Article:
Cancer occurs when abnormal cells in the body multiply and take over the healthy tissue.  While there’s no guaranteed way to prevent cancer, experts suggest eating a healthy diet — ideally one that’s high in antioxidants, which you can source through pineapple, to help fight off free radicals to reduce your risk. 

6. Pineapple’s Nutrient Profile Means the Fruit Can Help Boost Immunity

You may want to reach for pineapple the next time you’re battling a cold.  One study found that children who consumed canned pineapple had fewer viral and bacterial infections compared to children who did not consume it over a nine-week study period. The researchers concluded that eating a cup of pineapple daily might reduce the likelihood of an infection, or at least shorten its duration.

NEXT ON THE LIST: Ginger.

Ok, I know many people don’t like fresh ginger as it has a strong flavor.  BUT, the benefits are abundant, and making your own ginger ale is fun and offers all of the same health benefits.  (LOTS of homemade ginger ale recipes online, if you have about $7 and a week)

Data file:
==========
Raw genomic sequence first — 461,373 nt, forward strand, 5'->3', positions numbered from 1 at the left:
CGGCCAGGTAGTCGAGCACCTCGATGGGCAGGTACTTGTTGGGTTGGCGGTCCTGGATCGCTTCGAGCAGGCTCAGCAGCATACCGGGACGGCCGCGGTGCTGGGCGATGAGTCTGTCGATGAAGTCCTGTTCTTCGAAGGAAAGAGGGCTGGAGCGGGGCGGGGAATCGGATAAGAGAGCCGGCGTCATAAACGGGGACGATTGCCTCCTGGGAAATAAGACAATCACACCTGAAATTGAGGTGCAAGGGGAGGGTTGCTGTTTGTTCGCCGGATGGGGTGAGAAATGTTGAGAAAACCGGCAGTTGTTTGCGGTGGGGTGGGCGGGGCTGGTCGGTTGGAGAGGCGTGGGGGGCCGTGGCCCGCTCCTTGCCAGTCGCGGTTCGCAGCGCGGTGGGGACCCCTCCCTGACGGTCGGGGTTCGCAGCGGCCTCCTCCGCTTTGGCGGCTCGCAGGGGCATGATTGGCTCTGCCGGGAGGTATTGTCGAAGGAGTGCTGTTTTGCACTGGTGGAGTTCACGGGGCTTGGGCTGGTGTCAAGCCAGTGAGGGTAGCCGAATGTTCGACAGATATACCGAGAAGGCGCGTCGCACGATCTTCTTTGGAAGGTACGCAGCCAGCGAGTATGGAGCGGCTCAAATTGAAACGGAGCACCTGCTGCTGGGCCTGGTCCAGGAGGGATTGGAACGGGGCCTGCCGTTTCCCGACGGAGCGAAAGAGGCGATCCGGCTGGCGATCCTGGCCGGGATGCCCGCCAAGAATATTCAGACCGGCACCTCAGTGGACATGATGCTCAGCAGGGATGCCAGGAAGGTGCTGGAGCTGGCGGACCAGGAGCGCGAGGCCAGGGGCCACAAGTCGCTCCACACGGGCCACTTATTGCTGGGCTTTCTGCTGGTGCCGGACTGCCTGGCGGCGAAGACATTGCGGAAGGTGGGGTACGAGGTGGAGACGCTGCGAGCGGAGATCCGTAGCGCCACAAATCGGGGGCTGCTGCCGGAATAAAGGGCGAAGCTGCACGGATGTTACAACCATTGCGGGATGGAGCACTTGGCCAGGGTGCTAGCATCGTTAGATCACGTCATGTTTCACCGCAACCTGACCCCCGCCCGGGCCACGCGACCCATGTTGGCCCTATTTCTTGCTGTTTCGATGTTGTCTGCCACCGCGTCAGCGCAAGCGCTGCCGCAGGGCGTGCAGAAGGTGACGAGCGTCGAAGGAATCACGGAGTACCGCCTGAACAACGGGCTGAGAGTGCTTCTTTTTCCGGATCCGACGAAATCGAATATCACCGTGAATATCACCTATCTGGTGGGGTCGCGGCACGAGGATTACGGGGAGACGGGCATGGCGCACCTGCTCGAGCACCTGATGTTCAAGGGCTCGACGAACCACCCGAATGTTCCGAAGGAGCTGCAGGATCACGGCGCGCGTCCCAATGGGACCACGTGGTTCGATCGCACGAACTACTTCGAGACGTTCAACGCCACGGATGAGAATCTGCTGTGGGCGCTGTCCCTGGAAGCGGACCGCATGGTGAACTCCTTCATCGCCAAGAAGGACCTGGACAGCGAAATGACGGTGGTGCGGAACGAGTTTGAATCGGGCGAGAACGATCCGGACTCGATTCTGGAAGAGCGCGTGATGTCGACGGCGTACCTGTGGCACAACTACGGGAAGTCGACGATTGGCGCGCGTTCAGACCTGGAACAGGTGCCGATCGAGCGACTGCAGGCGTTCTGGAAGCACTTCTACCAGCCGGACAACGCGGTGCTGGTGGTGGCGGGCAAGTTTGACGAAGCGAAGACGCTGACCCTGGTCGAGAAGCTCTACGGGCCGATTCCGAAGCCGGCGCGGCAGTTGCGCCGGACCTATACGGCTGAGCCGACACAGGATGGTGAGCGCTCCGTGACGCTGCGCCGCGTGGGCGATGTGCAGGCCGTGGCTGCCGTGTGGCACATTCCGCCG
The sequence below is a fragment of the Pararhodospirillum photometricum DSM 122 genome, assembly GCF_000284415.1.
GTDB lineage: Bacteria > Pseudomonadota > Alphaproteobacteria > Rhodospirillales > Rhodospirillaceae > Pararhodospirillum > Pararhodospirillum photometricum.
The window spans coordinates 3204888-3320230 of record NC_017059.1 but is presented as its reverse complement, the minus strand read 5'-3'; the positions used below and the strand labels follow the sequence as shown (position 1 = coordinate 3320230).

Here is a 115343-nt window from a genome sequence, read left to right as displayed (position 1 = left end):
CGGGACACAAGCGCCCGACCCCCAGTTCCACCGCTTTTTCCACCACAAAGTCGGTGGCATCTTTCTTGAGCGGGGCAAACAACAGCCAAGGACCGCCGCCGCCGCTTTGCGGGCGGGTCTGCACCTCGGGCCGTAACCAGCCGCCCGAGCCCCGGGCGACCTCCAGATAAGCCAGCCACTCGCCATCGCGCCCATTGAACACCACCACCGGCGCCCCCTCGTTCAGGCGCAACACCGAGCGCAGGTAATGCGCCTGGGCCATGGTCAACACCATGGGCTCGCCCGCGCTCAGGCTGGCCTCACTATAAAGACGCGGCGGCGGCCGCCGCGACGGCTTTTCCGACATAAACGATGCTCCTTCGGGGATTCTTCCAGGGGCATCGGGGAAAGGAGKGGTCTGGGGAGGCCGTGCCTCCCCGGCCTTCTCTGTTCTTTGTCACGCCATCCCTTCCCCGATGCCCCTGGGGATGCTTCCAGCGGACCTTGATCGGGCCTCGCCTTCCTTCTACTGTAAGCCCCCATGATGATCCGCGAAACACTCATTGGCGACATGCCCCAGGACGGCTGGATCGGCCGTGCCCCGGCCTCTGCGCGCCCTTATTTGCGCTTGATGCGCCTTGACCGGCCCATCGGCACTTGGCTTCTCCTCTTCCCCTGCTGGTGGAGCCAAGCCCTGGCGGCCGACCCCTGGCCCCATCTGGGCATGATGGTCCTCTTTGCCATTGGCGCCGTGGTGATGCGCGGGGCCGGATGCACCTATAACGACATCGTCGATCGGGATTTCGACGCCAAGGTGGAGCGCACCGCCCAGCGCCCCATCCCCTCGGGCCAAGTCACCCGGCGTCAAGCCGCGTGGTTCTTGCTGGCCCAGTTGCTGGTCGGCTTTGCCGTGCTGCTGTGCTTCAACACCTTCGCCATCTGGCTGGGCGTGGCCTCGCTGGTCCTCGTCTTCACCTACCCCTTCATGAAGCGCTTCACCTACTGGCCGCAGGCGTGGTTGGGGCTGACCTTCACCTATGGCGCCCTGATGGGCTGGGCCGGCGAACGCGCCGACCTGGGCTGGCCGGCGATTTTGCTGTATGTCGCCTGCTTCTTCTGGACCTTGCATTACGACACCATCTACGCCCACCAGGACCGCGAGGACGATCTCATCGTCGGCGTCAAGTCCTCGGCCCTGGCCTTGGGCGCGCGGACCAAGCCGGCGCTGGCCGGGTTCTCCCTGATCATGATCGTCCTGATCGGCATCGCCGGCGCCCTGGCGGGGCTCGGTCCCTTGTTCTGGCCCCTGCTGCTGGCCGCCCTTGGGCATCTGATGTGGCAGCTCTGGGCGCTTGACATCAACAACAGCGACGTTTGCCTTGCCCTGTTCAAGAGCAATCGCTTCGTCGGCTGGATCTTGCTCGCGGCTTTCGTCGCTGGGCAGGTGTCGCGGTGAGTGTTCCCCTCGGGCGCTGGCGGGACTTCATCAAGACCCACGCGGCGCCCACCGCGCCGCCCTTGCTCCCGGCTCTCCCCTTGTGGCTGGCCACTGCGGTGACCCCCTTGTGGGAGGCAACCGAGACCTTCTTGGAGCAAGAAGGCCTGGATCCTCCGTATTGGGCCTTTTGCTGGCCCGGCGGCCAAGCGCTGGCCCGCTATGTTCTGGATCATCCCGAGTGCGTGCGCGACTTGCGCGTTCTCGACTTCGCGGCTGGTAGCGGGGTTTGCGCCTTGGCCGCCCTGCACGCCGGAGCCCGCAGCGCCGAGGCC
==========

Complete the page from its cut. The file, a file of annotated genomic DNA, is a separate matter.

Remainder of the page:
1. Contains gingerol, a substance with powerful medicinal properties

Ginger is a flowering plant that originated in China.  It belongs to the Zingiberaceae family and is closely related to turmeric, cardamom, and galangal.  The rhizome (underground part of the stem) is the part commonly used as a spice. It is often called ginger root, or simply ginger.  Ginger has a very long history of use in various forms of traditional/alternative medicine. It has been used to help digestion, reduce nausea, and help fight the flu and common cold, to name a few.  Ginger can be used fresh, dried, powdered, or as an oil or juice, and is sometimes added to processed foods and cosmetics. It is a very common ingredient in recipes.  The unique fragrance and flavor of ginger come from its natural oils, the most important of which is gingerol.  Gingerol is the main bioactive compound in ginger, responsible for much of its medicinal properties. It has powerful anti-inflammatory and antioxidant effects. 

2. Ginger can treat many forms of nausea, especially morning sickness

Ginger appears to be highly effective against nausea; in fact, I relied on it every day for the first 3 months of all pregnancies.  It has a long history of use as a sea sickness remedy, and there is some evidence that it may be as effective as prescription medication (Hey Big Pharma —  ………)   Ginger can also relieve nausea and vomiting after surgery, and in cancer patients undergoing chemotherapy.  

3. Ginger may reduce muscle pain and soreness